British Columbia Environment Ministry staff have warned their minister that the province's dreamed-of liquefied natural gas industry poses some big challenges with greenhouse gas emissions.

Internal briefing notes prepared for Environment Minister Mary Polak since she took office last year and obtained by The Canadian Press, single out methane emissions for concern.

On top of emissions from combustion and flaring of natural gas, methane and carbon dioxide escape during hydraulic fracturing process, or fracking, the documents said.

"Methane emissions are a particular concern since they have a global warming impact 21 times higher than carbon dioxide," said one July briefing note.

"A small increase in the percentage of natural gas that escapes can have a significant impact on overall emissions."

At a meeting last November, staff warned Polak that the federal government has updated its formula for calculating greenhouse gas emissions and that alone will increase methane values by 20 per cent. The province will need to follow suit, members of the Climate Action Secretariat told Polak.

Emissions may be under-reported

Premier Christy Clark says B.C. is poised to develop a trillion-dollar LNG industry.

But emissions remain a hurdle for the provinces, which has legislated targets for reductions. Legislation dictates that emissions are to be reduced by at least a third below 2007 levels by 2020.

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On top of emissions from combustion and flaring of natural gas, methane and carbon dioxide escape during hydraulic fracturing process, or fracking. B.C. estimates that between 0.3 and three per cent of natural gas extracted is lost as fugitive methane emissions, but other North American jurisdictions and scientific literature estimate that rate is between seven and eight per cent.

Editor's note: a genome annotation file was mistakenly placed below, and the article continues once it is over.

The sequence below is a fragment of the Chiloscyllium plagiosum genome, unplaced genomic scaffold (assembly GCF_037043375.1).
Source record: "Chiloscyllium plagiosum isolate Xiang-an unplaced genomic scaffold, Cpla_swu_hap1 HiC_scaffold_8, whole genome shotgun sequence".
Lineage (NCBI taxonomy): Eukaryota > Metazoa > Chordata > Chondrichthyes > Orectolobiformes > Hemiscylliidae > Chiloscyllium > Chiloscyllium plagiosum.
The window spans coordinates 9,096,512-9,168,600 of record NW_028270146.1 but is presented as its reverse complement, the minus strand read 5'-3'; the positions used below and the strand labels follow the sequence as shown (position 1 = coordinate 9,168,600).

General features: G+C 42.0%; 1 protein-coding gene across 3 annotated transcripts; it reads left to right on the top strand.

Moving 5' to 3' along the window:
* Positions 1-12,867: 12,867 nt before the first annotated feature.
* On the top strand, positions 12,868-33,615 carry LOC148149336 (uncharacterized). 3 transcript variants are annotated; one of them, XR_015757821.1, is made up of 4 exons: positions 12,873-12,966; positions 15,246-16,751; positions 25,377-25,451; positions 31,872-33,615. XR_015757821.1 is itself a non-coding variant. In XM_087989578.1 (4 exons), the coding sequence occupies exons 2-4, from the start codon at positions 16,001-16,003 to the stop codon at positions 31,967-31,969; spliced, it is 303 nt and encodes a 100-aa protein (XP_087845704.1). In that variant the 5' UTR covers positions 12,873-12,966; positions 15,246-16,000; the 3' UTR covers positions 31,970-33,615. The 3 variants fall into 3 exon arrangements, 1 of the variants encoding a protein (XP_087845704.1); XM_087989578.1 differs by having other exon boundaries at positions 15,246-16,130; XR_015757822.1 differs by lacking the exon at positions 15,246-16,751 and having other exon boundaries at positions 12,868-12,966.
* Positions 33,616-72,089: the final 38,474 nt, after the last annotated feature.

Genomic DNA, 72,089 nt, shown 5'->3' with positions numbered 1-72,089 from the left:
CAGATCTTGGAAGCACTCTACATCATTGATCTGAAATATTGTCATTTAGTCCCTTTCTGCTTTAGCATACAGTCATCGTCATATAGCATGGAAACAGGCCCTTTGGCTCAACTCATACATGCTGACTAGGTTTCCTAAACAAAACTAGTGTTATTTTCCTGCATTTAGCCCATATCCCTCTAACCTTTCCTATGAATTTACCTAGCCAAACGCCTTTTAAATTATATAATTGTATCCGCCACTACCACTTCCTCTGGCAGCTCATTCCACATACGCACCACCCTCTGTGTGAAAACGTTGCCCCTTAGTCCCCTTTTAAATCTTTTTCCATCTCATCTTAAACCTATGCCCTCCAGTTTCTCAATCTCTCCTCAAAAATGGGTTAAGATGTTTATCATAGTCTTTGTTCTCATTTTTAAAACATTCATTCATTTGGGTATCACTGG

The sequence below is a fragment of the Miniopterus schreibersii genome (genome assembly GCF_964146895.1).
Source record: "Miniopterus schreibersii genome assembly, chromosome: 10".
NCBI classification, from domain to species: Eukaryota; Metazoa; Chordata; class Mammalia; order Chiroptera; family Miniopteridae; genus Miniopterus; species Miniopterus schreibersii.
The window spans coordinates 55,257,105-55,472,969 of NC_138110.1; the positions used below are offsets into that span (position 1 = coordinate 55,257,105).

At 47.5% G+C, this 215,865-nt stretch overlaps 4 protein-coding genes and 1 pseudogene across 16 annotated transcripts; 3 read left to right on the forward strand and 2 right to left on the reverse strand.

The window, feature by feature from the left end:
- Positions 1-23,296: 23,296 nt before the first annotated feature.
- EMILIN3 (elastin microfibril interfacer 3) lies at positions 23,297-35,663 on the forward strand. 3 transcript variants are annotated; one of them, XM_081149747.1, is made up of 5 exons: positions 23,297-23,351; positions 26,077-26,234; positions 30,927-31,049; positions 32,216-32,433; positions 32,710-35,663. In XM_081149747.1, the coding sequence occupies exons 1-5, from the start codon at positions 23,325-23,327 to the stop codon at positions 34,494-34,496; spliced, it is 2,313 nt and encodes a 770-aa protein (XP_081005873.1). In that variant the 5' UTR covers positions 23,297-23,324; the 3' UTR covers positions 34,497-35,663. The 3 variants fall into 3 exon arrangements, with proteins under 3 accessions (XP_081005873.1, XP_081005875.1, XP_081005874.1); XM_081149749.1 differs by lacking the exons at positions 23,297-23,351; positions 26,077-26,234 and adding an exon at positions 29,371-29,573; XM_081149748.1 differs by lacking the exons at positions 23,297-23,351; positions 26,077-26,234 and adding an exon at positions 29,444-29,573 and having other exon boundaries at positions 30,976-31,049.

Polak has also been told that while B.C. estimates that between 0.3 and three per cent of natural gas extracted is lost as fugitive methane emissions, other North American jurisdictions and scientific literature estimate that rate is between seven and eight per cent.

The U.S. National Oceanic and Atmospheric Administration estimates between four and nine per cent is lost.

However, in B.C. regulations are significantly different, the briefing notes pointed out. Because B.C. gas contains toxic hydrogen sulfide, leaks are more tightly regulated.

The province's Climate Action Secretariat and Natural Gas Development Ministry are working with the Canadian Association of Petroleum Producers to test technology to curb emissions, said the internal documents.

"Though significant, this work does not address concerns about potential fracking-related emissions from geological formations, poor cement casing or produced water storage tanks," said the briefing prepared last July.

Polak declined a request for an interview.

"Based on academic research and work in the United States, there is concern that fugitive or unplanned emissions from oil and gas facilities are higher than currently reported in B.C.," the ministry said in an emailed statement to The Canadian Press.

The federal government has updated its greenhouse gas emissions formula and the province "is examining" when to update its own regulations, it said.

The Climate Action Secretariat is working with the association and industry to find ways to reduce emissions and "ensure emissions levels are properly understood," it said.

They've initiated a joint study of emissions levels and, as a result of updated information, the province has removed an outdated metering requirement, the statement said.

"International greenhouse gas (GHG) accounting and measurement practices are changing as research and the understanding of science evolves," the ministry said.

B.C. has been underestimating the impact of methane, said Tom Pedersen, executive director of the Pacific Institute for Climate Solutions, a collaboration between the University of Victoria, Simon Fraser University, the University of British Columbia and the University of Northern British Columbia.

But provincial officials are very aware of the challenges, he said.

"This is not something that they are trying to sweep under the rug. They are concerned about it and they are trying to put in place appropriate regulations to deal with it," Pedersen said.

That will require intensive monitoring and enforcement of regulations, he said.

"At the same time, one does have to be realistic about this, there is pushback from industry. They would prefer not to have regulations of course."